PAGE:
One of the most concerning components of our district leadership structure is the Representative Advisory Council of Students. This committee is made up of students who have been appointed by school administrators behind closed doors to advise the superintendent.

I find no fault in the superintendent’s desire to have student advisors, however these cannot be mistaken for representatives of the students. Their identities and position are almost entirely unknown to the student body, their activities are never made public.

They act without a hint of transparency or accountability for the people they are responsible for speaking for. It flies in the face of every ideal of good governance.

Finding like-minded students from every secondary school across the school district, we set a meeting with superintendent Deb Whitten on April 6, under the collective title of The Coalition for Student Democracy.

We gathered at this meeting as students from most schools in our district, and proposed The Accord of Student Representation, a policy guaranteeing all students the opportunity to elect peer representatives.

However, we were told that the district would not agree to any such policy. When asked directly, the superintendent was unwilling to say that she thought it was important for students to elect their representatives, and that we should not expect any future guidelines pertaining to student leadership to include elections.

The question of whether we should be represented has been left to the whims of individual principals, who decide without any sort of challenge or question from students or any public source of criticism.

No matter how a school may change their policies, they have been given control over our voice, and they have most often chosen not to give us one. Instead, they have robbed us of the opportunity to practice our nation’s most important concept.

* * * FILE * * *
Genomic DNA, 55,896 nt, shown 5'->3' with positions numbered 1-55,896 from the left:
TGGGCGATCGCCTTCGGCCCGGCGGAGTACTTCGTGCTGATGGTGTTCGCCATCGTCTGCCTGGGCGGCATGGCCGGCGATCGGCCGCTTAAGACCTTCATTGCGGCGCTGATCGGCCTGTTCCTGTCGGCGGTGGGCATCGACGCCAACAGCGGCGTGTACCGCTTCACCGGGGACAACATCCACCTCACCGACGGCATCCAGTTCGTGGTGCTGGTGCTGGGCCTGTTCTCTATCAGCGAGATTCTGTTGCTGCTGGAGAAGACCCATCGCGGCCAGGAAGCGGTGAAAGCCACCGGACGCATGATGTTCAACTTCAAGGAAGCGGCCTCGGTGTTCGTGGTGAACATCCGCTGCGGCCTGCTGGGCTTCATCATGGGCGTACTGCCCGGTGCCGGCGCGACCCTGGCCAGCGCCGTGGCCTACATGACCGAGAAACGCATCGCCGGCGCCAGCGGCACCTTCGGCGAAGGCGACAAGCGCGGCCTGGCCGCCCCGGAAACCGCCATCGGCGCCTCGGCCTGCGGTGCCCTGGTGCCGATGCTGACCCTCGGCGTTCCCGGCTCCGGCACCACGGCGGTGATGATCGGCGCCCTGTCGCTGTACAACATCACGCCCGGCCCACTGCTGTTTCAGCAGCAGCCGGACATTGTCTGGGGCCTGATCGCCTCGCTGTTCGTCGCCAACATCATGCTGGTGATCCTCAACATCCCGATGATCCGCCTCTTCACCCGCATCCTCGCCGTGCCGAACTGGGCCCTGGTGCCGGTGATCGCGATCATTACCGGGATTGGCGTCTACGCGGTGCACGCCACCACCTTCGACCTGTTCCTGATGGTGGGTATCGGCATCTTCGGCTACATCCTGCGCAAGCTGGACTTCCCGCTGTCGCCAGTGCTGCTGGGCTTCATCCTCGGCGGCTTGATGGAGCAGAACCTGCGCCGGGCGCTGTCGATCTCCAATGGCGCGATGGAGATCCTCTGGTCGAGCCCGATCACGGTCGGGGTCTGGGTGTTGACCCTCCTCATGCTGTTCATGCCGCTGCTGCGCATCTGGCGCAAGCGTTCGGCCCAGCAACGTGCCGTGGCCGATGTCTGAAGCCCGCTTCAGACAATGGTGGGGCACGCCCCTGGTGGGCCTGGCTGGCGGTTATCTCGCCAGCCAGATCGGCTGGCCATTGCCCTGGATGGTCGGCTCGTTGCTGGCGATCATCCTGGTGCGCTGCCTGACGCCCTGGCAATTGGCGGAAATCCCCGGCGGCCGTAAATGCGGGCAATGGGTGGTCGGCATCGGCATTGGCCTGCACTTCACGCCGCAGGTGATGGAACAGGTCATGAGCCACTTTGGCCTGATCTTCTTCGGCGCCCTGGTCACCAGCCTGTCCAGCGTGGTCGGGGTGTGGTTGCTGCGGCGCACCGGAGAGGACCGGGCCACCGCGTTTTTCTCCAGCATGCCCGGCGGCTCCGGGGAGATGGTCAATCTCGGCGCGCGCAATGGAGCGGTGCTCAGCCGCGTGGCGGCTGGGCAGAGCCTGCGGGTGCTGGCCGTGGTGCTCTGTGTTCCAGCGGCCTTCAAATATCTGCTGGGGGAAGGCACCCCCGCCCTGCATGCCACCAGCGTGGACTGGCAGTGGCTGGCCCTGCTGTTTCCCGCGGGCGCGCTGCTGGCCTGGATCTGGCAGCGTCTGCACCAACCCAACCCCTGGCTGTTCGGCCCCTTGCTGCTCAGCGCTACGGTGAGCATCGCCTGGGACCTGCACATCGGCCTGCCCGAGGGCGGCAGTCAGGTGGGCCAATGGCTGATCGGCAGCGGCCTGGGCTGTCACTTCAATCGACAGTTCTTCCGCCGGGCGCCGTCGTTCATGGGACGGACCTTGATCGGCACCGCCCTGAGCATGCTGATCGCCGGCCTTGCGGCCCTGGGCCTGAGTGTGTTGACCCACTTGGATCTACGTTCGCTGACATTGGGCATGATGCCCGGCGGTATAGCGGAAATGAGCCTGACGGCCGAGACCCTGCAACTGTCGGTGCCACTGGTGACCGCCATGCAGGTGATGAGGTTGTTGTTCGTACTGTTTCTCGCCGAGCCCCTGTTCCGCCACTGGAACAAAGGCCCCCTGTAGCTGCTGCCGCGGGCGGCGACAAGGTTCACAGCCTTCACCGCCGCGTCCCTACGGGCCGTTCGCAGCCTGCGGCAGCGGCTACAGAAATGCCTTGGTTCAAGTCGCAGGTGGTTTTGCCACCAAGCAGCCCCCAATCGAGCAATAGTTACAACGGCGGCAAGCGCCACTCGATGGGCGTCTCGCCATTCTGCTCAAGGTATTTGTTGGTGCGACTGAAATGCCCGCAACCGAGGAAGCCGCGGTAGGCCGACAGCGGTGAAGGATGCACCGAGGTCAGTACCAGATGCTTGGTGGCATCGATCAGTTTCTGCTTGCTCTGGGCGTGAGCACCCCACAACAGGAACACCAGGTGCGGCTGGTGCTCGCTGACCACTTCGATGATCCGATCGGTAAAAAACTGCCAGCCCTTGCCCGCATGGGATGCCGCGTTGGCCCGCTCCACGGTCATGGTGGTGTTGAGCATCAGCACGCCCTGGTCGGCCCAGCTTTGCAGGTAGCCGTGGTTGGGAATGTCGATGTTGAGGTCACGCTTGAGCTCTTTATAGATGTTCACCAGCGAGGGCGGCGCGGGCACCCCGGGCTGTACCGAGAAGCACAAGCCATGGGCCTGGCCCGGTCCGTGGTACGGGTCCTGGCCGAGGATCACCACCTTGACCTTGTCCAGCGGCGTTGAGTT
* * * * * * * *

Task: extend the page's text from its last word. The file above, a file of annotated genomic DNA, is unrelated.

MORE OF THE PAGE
We aren’t proposing that students be given autonomy over our education and institutions, we are clearly not prepared for that.

But we never will be unless allowed to practice our responsibilities as citizens. Our administrators have painted elections as unreliable, dysfunctional, and quite possibly immoral.

And I, for one, fear that these perceptions could very well carry over onto the political system of our country in adulthood.

I recently turned 18 myself, and I am grateful for the opportunity to vote in the elections of our country.

Yet within the walls of a school, I alongside all other students find ourselves disenfranchised without the opportunity to advocate for ourselves. A graph of voter turnout will tell you that our citizens are losing interest.

More and more Canadians consider voting unimportant, at least not important enough to participate. It appears obvious to me that in the face of such a threat, the last thing our schools should be doing is arguing against electoral principles.

When did democracy become a controversial idea?

I call upon the people of our community and education system to take a stand for democracy.

All that we ask for is the opportunity to vote for peer-elected representation, as enjoyed by our teacher’s unions, the associations of our principals, and CUPE members.

After all that we’ve seen, how can the very people who taught us what a democracy means remain silent?